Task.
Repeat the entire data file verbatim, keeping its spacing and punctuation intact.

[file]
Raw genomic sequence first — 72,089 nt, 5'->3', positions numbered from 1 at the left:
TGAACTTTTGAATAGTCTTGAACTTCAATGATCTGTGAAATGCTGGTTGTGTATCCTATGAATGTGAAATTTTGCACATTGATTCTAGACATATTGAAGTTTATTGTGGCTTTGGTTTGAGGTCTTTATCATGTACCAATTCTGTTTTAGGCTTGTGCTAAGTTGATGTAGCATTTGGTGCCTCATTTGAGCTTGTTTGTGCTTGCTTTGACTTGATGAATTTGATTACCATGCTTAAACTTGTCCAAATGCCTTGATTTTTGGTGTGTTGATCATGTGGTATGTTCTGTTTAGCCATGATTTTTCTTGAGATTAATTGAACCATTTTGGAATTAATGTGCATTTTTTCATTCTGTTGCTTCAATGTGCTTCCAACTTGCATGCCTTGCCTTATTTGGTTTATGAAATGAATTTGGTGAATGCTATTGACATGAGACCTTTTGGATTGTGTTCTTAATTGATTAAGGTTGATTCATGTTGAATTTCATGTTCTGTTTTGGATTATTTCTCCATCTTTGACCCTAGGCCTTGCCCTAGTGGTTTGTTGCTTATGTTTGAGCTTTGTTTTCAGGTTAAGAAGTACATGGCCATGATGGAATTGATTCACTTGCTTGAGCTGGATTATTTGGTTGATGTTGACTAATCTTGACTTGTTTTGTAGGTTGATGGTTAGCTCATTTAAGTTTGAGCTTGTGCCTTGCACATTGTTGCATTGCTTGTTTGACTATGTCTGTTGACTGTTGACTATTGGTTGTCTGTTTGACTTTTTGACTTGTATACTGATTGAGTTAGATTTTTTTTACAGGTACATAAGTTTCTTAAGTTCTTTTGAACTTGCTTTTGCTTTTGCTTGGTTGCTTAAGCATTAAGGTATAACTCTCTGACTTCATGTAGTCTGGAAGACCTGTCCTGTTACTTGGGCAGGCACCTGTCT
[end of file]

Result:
Raw genomic sequence first — 72,089 nt, 5'->3', positions numbered from 1 at the left:
TGAACTTTTGAATAGTCTTGAACTTCAATGATCTGTGAAATGCTGGTTGTGTATCCTATGAATGTGAAATTTTGCACATTGATTCTAGACATATTGAAGTTTATTGTGGCTTTGGTTTGAGGTCTTTATCATGTACCAATTCTGTTTTAGGCTTGTGCTAAGTTGATGTAGCATTTGGTGCCTCATTTGAGCTTGTTTGTGCTTGCTTTGACTTGATGAATTTGATTACCATGCTTAAACTTGTCCAAATGCCTTGATTTTTGGTGTGTTGATCATGTGGTATGTTCTGTTTAGCCATGATTTTTCTTGAGATTAATTGAACCATTTTGGAATTAATGTGCATTTTTTCATTCTGTTGCTTCAATGTGCTTCCAACTTGCATGCCTTGCCTTATTTGGTTTATGAAATGAATTTGGTGAATGCTATTGACATGAGACCTTTTGGATTGTGTTCTTAATTGATTAAGGTTGATTCATGTTGAATTTCATGTTCTGTTTTGGATTATTTCTCCATCTTTGACCCTAGGCCTTGCCCTAGTGGTTTGTTGCTTATGTTTGAGCTTTGTTTTCAGGTTAAGAAGTACATGGCCATGATGGAATTGATTCACTTGCTTGAGCTGGATTATTTGGTTGATGTTGACTAATCTTGACTTGTTTTGTAGGTTGATGGTTAGCTCATTTAAGTTTGAGCTTGTGCCTTGCACATTGTTGCATTGCTTGTTTGACTATGTCTGTTGACTGTTGACTATTGGTTGTCTGTTTGACTTTTTGACTTGTATACTGATTGAGTTAGATTTTTTTTACAGGTACATAAGTTTCTTAAGTTCTTTTGAACTTGCTTTTGCTTTTGCTTGGTTGCTTAAGCATTAAGGTATAACTCTCTGACTTCATGTAGTCTGGAAGACCTGTCCTGTTACTTGGGCAGGCACCTGTCT